Or, in other cases, many people's economic conditions require them to work more hours or several jobs in order to support themselves or their families.

Systemic issues like racial and gender wage gaps continue to plague underrepresented groups, and it's both unfair and impractical to assume that these groups of people have the same amount of free time to contribute to Open Source projects, if they have any at all.

What this means is that Open Source is not a meritocracy.

Free time is a mark of privilege, rather than an equal right. Instead of chasing an unrealistic concept of meritocracy, we should be striving for equity. Rather than thinking, "everyone can contribute to open source", we should be thinking, "everyone deserves the opportunity to contribute".

Time inequality contributes to a lack of diversity in Open Source

This fallacy of "free time" makes Open Source communities suffer from a lack of diversity. The demographics are even worse than the technology industry overall: while 22.6% of professional computer programmers in the workforce identify as women (Bureau of Labor Statistics), less than 5% of contributors do in Open Source (GitHub). And while 34% of programmers identify as ethnic or national minorities (Bureau of Labor Statistics), only 16% do in Open Source (GitHub).

It's important to note that time isn't the only factor; sometimes a hostile culture or unconscious bias play a part in limiting diversity. According to the same GitHub survey cited above, 21% of people who experienced negative behavior stopped contributing to Open Source projects altogether. Other recent research showed that women's pull requests were more likely to get accepted if they had a gender-neutral username. Unfortunately, examples like these are common.

Taking action: giving time to underrepresented groups

While it's impossible to fix decades of gender and racial inequality with any single action, we must do better. Those in a position to help have an obligation to improve the lives of others. We should not only invite underrepresented groups into our Open Source communities, but make sure that they are welcomed, supported and empowered. One way to help is with time:

  • As individuals, by making sure you are intentionally welcoming people from underrepresented groups, through both outreach and actions. If you're in a community organizing position, encourage and make space for people from underrepresented groups to give talks or lead sprints about the work they're interested in. Or if you're asked to, mentor an underrepresented contributor.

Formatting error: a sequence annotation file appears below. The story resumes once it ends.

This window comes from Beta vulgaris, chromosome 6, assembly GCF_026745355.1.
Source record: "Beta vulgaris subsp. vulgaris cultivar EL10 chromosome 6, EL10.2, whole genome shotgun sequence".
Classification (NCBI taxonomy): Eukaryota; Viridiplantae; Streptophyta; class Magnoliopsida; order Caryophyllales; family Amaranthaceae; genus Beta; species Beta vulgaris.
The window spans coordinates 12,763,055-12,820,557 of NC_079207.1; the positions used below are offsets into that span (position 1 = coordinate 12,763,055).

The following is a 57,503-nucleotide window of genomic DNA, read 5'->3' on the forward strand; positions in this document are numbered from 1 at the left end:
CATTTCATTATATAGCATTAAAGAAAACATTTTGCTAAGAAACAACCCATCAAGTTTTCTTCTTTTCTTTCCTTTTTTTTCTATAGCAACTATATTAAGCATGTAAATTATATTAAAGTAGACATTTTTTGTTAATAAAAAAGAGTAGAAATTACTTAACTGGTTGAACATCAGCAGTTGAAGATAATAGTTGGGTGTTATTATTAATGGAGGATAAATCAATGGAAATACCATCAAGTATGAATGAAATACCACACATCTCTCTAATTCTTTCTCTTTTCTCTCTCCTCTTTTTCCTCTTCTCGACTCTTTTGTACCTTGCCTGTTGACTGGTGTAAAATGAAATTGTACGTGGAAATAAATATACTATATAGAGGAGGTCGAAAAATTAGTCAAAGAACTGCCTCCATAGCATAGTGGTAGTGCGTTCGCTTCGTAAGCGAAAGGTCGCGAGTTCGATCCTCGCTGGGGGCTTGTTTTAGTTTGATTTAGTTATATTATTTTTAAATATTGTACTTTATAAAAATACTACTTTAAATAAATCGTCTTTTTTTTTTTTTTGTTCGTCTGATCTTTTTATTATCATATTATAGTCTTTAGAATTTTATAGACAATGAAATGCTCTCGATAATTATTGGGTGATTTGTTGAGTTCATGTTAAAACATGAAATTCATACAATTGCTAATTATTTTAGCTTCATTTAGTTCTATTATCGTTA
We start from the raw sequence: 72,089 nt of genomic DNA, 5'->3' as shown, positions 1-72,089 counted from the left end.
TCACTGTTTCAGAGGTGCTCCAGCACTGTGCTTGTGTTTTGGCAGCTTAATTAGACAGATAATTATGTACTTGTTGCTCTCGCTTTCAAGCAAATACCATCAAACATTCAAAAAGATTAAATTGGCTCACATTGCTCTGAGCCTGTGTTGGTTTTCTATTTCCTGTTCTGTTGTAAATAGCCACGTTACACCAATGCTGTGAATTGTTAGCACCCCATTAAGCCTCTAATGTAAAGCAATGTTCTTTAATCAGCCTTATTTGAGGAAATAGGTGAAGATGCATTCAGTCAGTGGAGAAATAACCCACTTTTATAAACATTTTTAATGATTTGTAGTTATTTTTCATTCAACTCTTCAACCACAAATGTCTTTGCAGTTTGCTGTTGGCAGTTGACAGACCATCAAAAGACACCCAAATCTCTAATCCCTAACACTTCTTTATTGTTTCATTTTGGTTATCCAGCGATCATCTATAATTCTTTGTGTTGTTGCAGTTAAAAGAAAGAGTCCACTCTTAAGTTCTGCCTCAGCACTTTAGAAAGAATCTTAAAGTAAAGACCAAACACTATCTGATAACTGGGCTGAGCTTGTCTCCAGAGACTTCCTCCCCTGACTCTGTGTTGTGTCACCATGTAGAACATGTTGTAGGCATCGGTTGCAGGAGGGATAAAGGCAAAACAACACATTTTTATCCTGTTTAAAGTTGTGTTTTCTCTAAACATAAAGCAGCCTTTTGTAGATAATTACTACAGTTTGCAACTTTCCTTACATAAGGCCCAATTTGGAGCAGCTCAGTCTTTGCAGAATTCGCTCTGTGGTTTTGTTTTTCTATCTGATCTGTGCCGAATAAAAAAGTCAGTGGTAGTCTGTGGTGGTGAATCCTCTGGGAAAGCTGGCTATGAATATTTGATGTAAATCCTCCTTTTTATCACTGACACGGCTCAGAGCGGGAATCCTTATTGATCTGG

• As organizations in the Open Source ecosystem, by giving people more paid time to contribute.

Taking the extra effort to help onboard new members or provide added detail when reviewing code changes can be invaluable to community members who don't have an abundance of free time. Overall, being kinder, more patient and more supportive to others could go a long way in welcoming more people to Open Source.

In addition, organizations within the Open Source ecosystem capable of giving back should consider financially sponsoring underrepresented groups to contribute to Open Source. Sponsorship can look like full or part-time employment, an internship or giving to organizations like Girls Who CodeCode2040Resilient Coders or one of the many others that support diversity in technology. Even a few hours of paid time during the workweek for underrepresented employees could help them contribute more to Open Source.

Applying the lessons to Drupal

Over the years, I've learned a lot from different people's perspectives. Learning out in the open is not always easy, but it's been an important part of my personal journey.

Knowing that Drupal is one of the largest and most influential Open Source projects, I find it important that we lead by example.

I encourage individuals and organizations in the Drupal community to strongly consider giving time and opportunities to underrepresented groups. You can start in places like:

When we have more diverse people contributing to Drupal, it will not only inject a spark of energy, but it will also help us make better, more accessible, inclusive software for everyone in the world.

Each of us needs to decide if and how we can help to create equity for everyone in Drupal. Not only is it good for business, it's good for people, and it's the right thing to do.

Special thanks to the Drupal Diversity and Inclusion group for discussing this topic with me.

 April 10, 2019

 3 min read time

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Categories: Drupal

Webinars

New Drupal Modules - 12 April 2019 - 12:09pm

Your one-stop for integrating webinars service in Drupal.

This module allows you to add online collaborative services including web seminars, webcasts, and peer-level web meetings.

Categories: Drupal

Qumu Video

New Drupal Modules - 12 April 2019 - 11:57am

The Qumu Enterprise Video Platform is a true, end-to-end solution for delivering live and on demand corporate video globally to any device—securely, and with no buffering or loss of video quality.
https://qumu.com

Categories: Drupal